Dir. Joe Johnston
If you're going to do a movie about Captain America, you'd better make damn sure you get the shield right, and in Joe Johnston's surprisingly adept adaptation of the patriotic Nazi-beater, Cap's shield looks just about spot-on. Best of all, the shield isn't some kind of CGI fantasy cartoon: The heft and density are palpable, and while the paint gets scratched and pockmarked and scuffed, the vibranium holds firm and true. It's a seemingly small detail, but for true Cap fetishists, a poorly constructed shield would be the first sign that the filmmakers weren't taking their hero seriously. Rest assured, the reverence for the character is palpable throughout this exemplary production.
The eschewing of obvious CGI throughout the film also suggests the painstaking effort that went into its production: Unlike much of the genre of comic book heroes, this wasn't some fly-by-night affair with a halfwit director standing in front of a green screen, promising his producers it will all come out in post. Johnston and his capable team, including screenwriters Christopher Markus and Stephen McFeely, have brought us the rarest of all summer action fare: a truly engaging comic book adaptation.
Steve Rogers (Chris Evans) is a scrawny, sickly kid from Brooklyn, who wants nothing more than to join the army and fight for his country against the Nazis. Unfortunately, his diminutive size and various health ailments prevent him from being accepted, time and again. At least until a scientist named Dr. Erskine (Stanley Tucci) notices the young man's selfless desire, and accepts him into his special super-soldier program, designed to chemically enhance a regular man into something extraordinary. Unfortunately, immediately after successfully completing Rogers' transformation, the doctor is gunned down by a Nazi spy, leaving the now huge and buff Rogers as the only prototype. Initially treated as little more than a PR coup for the war bonds effort with Cap performing an awkward song and dance number with a group of star-spangled dance girls, when the evil Red Skull (Hugo Weaving) rears his crimson head as the leader of a super-powerful rogue group of Nazis known as Hydra, he is finally called into real action.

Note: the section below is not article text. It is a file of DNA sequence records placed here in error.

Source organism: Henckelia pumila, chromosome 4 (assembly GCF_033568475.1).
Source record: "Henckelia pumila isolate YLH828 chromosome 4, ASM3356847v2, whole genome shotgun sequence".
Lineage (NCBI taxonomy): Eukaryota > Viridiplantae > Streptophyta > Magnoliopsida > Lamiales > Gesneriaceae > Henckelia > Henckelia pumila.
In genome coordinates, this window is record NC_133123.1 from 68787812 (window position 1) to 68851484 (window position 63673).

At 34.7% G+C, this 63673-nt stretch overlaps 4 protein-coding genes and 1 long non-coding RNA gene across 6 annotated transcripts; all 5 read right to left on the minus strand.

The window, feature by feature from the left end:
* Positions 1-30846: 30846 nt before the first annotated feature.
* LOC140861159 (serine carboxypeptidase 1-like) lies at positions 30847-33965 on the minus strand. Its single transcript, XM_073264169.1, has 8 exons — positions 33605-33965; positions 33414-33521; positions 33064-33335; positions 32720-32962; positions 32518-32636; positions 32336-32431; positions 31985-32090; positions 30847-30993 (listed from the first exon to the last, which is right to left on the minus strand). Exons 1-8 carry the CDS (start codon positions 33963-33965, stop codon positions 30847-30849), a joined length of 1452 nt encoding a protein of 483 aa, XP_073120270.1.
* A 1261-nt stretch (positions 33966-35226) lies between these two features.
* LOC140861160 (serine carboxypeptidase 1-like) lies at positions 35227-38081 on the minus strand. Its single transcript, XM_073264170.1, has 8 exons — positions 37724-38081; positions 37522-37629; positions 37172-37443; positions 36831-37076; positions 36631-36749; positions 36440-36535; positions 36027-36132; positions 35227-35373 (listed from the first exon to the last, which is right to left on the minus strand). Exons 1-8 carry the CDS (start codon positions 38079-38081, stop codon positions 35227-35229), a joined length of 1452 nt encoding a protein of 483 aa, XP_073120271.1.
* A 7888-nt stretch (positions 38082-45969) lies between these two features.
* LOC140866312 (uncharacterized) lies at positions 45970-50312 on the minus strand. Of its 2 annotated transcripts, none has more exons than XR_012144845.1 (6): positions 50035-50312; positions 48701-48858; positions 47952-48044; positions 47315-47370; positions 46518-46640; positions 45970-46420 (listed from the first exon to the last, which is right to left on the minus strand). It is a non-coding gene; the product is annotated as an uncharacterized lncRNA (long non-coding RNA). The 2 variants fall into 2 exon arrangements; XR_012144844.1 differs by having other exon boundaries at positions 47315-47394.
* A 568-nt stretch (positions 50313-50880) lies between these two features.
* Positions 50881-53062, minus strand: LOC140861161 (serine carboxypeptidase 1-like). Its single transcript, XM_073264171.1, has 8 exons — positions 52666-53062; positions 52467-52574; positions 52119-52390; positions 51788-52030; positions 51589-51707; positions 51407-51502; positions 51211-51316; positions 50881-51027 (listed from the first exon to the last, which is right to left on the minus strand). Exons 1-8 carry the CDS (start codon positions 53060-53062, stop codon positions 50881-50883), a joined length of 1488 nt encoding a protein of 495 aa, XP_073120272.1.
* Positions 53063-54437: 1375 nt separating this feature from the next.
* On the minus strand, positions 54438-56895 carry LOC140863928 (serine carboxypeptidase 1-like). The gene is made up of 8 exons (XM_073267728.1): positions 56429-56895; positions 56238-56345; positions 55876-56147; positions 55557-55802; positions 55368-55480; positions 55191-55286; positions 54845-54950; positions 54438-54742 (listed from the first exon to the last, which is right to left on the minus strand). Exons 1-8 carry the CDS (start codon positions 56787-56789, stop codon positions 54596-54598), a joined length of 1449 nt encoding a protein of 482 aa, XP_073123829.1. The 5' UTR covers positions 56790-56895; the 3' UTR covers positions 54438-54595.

Despite his moniker and the red, white and blue garb, the draw of the Captain America character isn't so much jingoistic as it is his insistence on upholding the universal moral values of the best kind of soldier -- courageous, humble and cunning. Refreshingly, the film's pace feels just right: Slow enough that you can soak up the '40s atmosphere, all sepia-toned and muted (though some of that might be from the obligatory 3D), and letting the characters breathe without being choked by plot details. Clearly, a lot of energy was spent getting the details right. As good as the shield looks, the Red Skull's face is even better, perfectly emulating the evil look of the comic character without veering into parody. Weaving, whose made the most of an accomplished career being evil and hateful, is in fine form, but no more so than the rest of accomplished cast, including Tucci, Tommy Lee Jones (who plays an Army commander with a dry wit) and, it must be said, Evans, whose considerable charisma is finally put to good use.
The film is plotted without being plodding; action-packed without sacrificing smaller moments that add to the weight. We might be finally nearing the end of this summer's barrage of big budget extravaganzas, but finally we've got ourselves a blockbuster that's just about right.